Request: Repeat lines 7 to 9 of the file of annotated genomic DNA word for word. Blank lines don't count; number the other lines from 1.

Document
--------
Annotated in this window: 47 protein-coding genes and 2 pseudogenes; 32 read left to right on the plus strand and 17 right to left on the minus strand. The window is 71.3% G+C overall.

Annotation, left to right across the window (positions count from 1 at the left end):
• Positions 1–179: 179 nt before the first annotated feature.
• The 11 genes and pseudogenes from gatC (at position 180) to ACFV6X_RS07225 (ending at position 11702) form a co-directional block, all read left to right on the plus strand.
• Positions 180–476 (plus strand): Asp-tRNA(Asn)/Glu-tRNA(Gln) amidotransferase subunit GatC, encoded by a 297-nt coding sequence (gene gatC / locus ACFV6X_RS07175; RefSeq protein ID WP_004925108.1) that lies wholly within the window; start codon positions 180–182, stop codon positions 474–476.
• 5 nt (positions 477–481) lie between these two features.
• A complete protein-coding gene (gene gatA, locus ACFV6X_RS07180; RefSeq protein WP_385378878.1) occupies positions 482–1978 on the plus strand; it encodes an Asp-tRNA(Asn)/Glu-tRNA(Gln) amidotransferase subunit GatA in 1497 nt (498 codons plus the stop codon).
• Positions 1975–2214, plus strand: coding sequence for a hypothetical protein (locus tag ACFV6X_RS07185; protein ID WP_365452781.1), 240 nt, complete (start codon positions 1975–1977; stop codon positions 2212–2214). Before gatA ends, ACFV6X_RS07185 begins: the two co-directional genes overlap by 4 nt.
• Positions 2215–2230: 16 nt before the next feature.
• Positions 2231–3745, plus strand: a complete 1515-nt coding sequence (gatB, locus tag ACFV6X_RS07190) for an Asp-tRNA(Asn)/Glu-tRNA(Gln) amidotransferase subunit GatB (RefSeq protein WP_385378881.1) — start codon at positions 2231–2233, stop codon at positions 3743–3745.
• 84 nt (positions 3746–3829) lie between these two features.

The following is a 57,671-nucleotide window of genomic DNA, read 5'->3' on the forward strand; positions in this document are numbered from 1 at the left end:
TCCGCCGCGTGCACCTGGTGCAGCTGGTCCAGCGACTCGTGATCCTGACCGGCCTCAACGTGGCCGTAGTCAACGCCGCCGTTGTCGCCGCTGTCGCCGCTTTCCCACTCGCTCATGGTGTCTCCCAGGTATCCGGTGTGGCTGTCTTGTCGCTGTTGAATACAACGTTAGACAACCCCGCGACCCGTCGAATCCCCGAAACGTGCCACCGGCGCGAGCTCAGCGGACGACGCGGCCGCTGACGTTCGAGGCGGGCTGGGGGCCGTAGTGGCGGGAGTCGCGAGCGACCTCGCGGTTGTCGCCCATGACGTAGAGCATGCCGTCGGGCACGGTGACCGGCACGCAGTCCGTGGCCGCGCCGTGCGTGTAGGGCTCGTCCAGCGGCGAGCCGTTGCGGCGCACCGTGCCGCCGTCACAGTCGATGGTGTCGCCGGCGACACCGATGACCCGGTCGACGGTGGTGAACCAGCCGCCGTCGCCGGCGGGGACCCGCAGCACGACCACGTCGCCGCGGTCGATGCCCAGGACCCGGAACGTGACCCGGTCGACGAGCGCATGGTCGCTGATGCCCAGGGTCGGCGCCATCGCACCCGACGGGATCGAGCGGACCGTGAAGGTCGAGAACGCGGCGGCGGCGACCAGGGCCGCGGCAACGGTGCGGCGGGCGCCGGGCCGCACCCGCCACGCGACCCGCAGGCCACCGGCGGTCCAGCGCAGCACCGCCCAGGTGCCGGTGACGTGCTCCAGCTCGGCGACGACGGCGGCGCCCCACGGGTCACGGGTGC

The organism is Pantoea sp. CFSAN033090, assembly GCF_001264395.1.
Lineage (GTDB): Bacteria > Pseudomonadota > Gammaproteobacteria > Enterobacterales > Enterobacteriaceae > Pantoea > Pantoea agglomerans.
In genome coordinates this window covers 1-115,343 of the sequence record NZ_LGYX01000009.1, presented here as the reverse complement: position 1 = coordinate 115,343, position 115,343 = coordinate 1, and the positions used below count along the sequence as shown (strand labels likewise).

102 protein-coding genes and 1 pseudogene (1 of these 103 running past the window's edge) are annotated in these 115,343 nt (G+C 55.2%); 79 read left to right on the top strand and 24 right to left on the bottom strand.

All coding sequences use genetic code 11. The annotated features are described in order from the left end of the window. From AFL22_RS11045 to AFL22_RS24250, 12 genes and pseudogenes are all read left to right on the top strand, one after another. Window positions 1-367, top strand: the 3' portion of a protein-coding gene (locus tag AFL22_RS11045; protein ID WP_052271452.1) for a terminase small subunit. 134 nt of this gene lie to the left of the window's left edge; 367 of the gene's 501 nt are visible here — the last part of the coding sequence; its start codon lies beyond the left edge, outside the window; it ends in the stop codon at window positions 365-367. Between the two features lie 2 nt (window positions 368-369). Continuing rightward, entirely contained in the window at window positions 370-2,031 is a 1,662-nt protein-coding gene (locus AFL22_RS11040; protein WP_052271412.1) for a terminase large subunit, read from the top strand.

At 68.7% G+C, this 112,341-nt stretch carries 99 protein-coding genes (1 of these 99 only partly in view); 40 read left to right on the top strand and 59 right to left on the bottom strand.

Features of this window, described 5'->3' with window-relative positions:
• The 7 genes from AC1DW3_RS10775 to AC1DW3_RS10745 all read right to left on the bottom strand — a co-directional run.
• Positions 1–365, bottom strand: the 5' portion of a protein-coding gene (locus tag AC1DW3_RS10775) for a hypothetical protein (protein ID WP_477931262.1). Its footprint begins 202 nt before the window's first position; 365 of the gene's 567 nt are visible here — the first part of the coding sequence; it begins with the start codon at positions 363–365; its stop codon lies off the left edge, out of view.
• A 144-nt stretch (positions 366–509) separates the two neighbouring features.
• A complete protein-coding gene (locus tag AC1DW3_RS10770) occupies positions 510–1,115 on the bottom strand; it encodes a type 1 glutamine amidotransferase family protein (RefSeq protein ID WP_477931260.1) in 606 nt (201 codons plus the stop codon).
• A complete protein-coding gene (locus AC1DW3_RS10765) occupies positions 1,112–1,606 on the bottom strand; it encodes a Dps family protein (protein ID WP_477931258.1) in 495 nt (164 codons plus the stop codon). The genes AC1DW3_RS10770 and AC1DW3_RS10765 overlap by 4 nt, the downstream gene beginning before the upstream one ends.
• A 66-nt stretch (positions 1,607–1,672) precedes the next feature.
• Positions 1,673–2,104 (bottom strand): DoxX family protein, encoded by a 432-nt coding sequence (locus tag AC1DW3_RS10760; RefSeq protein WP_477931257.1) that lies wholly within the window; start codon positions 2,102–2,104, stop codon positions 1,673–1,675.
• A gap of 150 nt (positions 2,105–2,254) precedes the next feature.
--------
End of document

• A complete protein-coding gene (gene gatA, locus ACFV6X_RS07180; RefSeq protein WP_385378878.1) occupies positions 482–1978 on the plus strand; it encodes an Asp-tRNA(Asn)/Glu-tRNA(Gln) amidotransferase subunit GatA in 1497 nt (498 codons plus the stop codon).
• Positions 1975–2214, plus strand: coding sequence for a hypothetical protein (locus tag ACFV6X_RS07185; protein ID WP_365452781.1), 240 nt, complete (start codon positions 1975–1977; stop codon positions 2212–2214). Before gatA ends, ACFV6X_RS07185 begins: the two co-directional genes overlap by 4 nt.
• Positions 2215–2230: 16 nt before the next feature.